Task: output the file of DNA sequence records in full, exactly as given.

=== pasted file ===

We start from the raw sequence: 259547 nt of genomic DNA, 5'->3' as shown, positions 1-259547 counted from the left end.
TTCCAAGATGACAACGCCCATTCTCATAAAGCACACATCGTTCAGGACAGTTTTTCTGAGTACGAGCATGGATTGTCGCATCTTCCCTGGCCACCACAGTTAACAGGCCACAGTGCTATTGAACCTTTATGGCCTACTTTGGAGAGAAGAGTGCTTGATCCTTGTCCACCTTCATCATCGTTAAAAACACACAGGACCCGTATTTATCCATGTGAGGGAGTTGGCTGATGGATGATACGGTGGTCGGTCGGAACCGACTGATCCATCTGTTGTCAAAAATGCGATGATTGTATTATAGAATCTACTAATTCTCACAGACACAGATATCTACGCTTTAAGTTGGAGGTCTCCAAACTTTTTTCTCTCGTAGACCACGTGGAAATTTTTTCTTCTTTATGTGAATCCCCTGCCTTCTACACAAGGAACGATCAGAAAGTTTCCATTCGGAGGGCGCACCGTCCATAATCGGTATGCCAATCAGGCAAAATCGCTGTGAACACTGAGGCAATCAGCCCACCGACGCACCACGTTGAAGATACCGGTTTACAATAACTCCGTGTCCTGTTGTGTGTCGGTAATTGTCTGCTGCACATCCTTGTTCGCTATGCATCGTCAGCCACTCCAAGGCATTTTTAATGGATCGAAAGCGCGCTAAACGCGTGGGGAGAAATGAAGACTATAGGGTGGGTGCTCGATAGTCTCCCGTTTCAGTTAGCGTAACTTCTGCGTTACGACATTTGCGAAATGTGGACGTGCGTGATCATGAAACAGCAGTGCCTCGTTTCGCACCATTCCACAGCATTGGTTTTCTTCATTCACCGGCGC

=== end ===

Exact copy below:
We start from the raw sequence: 259547 nt of genomic DNA, 5'->3' as shown, positions 1-259547 counted from the left end.
TTCCAAGATGACAACGCCCATTCTCATAAAGCACACATCGTTCAGGACAGTTTTTCTGAGTACGAGCATGGATTGTCGCATCTTCCCTGGCCACCACAGTTAACAGGCCACAGTGCTATTGAACCTTTATGGCCTACTTTGGAGAGAAGAGTGCTTGATCCTTGTCCACCTTCATCATCGTTAAAAACACACAGGACCCGTATTTATCCATGTGAGGGAGTTGGCTGATGGATGATACGGTGGTCGGTCGGAACCGACTGATCCATCTGTTGTCAAAAATGCGATGATTGTATTATAGAATCTACTAATTCTCACAGACACAGATATCTACGCTTTAAGTTGGAGGTCTCCAAACTTTTTTCTCTCGTAGACCACGTGGAAATTTTTTCTTCTTTATGTGAATCCCCTGCCTTCTACACAAGGAACGATCAGAAAGTTTCCATTCGGAGGGCGCACCGTCCATAATCGGTATGCCAATCAGGCAAAATCGCTGTGAACACTGAGGCAATCAGCCCACCGACGCACCACGTTGAAGATACCGGTTTACAATAACTCCGTGTCCTGTTGTGTGTCGGTAATTGTCTGCTGCACATCCTTGTTCGCTATGCATCGTCAGCCACTCCAAGGCATTTTTAATGGATCGAAAGCGCGCTAAACGCGTGGGGAGAAATGAAGACTATAGGGTGGGTGCTCGATAGTCTCCCGTTTCAGTTAGCGTAACTTCTGCGTTACGACATTTGCGAAATGTGGACGTGCGTGATCATGAAACAGCAGTGCCTCGTTTCGCACCATTCCACAGCATTGGTTTTCTTCATTCACCGGCGC